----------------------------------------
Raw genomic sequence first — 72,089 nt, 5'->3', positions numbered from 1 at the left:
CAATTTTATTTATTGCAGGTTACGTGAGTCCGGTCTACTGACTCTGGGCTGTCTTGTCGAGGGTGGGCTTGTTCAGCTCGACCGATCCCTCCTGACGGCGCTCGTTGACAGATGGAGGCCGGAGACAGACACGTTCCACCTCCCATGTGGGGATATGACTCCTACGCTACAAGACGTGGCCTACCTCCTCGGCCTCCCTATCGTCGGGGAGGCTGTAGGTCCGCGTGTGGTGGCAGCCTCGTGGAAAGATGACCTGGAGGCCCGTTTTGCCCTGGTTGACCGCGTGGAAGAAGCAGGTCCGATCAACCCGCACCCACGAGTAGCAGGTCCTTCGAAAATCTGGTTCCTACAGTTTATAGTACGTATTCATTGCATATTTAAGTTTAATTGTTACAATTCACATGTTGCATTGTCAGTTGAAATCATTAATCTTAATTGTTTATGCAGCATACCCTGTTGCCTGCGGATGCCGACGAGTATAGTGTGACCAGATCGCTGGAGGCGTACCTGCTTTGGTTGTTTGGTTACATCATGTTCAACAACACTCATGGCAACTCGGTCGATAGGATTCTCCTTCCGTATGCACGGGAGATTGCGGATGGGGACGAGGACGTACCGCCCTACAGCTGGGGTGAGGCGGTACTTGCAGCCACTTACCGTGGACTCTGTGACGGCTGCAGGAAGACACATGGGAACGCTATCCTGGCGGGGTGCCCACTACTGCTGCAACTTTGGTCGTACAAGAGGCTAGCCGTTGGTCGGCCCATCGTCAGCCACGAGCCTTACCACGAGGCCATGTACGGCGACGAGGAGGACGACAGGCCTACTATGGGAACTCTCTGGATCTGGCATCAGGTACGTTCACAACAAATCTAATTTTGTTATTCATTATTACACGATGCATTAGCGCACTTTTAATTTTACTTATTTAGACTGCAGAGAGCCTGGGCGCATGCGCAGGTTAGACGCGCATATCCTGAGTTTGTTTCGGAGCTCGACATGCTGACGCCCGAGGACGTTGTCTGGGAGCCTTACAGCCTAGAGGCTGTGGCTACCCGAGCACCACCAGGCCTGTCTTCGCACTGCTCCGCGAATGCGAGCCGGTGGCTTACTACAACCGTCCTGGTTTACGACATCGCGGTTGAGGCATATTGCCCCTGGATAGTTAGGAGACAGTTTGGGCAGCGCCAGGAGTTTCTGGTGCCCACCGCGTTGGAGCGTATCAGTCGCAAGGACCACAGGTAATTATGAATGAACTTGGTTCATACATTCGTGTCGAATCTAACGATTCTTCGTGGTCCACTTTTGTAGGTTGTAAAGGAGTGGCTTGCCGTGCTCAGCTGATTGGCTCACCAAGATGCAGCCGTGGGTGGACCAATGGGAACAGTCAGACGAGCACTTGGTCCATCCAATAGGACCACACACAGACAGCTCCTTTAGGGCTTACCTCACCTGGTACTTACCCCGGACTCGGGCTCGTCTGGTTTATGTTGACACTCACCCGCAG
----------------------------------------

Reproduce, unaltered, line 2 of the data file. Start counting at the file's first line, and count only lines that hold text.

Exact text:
CAATTTTATTTATTGCAGGTTACGTGAGTCCGGTCTACTGACTCTGGGCTGTCTTGTCGAGGGTGGGCTTGTTCAGCTCGACCGATCCCTCCTGACGGCGCTCGTTGACAGATGGAGGCCGGAGACAGACACGTTCCACCTCCCATGTGGGGATATGACTCCTACGCTACAAGACGTGGCCTACCTCCTCGGCCTCCCTATCGTCGGGGAGGCTGTAGGTCCGCGTGTGGTGGCAGCCTCGTGGAAAGATGACCTGGAGGCCCGTTTTGCCCTGGTTGACCGCGTGGAAGAAGCAGGTCCGATCAACCCGCACCCACGAGTAGCAGGTCCTTCGAAAATCTGGTTCCTACAGTTTATAGTACGTATTCATTGCATATTTAAGTTTAATTGTTACAATTCACATGTTGCATTGTCAGTTGAAATCATTAATCTTAATTGTTTATGCAGCATACCCTGTTGCCTGCGGATGCCGACGAGTATAGTGTGACCAGATCGCTGGAGGCGTACCTGCTTTGGTTGTTTGGTTACATCATGTTCAACAACACTCATGGCAACTCGGTCGATAGGATTCTCCTTCCGTATGCACGGGAGATTGCGGATGGGGACGAGGACGTACCGCCCTACAGCTGGGGTGAGGCGGTACTTGCAGCCACTTACCGTGGACTCTGTGACGGCTGCAGGAAGACACATGGGAACGCTATCCTGGCGGGGTGCCCACTACTGCTGCAACTTTGGTCGTACAAGAGGCTAGCCGTTGGTCGGCCCATCGTCAGCCACGAGCCTTACCACGAGGCCATGTACGGCGACGAGGAGGACGACAGGCCTACTATGGGAACTCTCTGGATCTGGCATCAGGTACGTTCACAACAAATCTAATTTTGTTATTCATTATTACACGATGCATTAGCGCACTTTTAATTTTACTTATTTAGACTGCAGAGAGCCTGGGCGCATGCGCAGGTTAGACGCGCATATCCTGAGTTTGTTTCGGAGCTCGACATGCTGACGCCCGAGGACGTTGTCTGGGAGCCTTACAGCCTAGAGGCTGTGGCTACCCGAGCACCACCAGGCCTGTCTTCGCACTGCTCCGCGAATGCGAGCCGGTGGCTTACTACAACCGTCCTGGTTTACGACATCGCGGTTGAGGCATATTGCCCCTGGATAGTTAGGAGACAGTTTGGGCAGCGCCAGGAGTTTCTGGTGCCCACCGCGTTGGAGCGTATCAGTCGCAAGGACCACAGGTAATTATGAATGAACTTGGTTCATACATTCGTGTCGAATCTAACGATTCTTCGTGGTCCACTTTTGTAGGTTGTAAAGGAGTGGCTTGCCGTGCTCAGCTGATTGGCTCACCAAGATGCAGCCGTGGGTGGACCAATGGGAACAGTCAGACGAGCACTTGGTCCATCCAATAGGACCACACACAGACAGCTCCTTTAGGGCTTACCTCACCTGGTACTTACCCCGGACTCGGGCTCGTCTGGTTTATGTTGACACTCACCCGCAG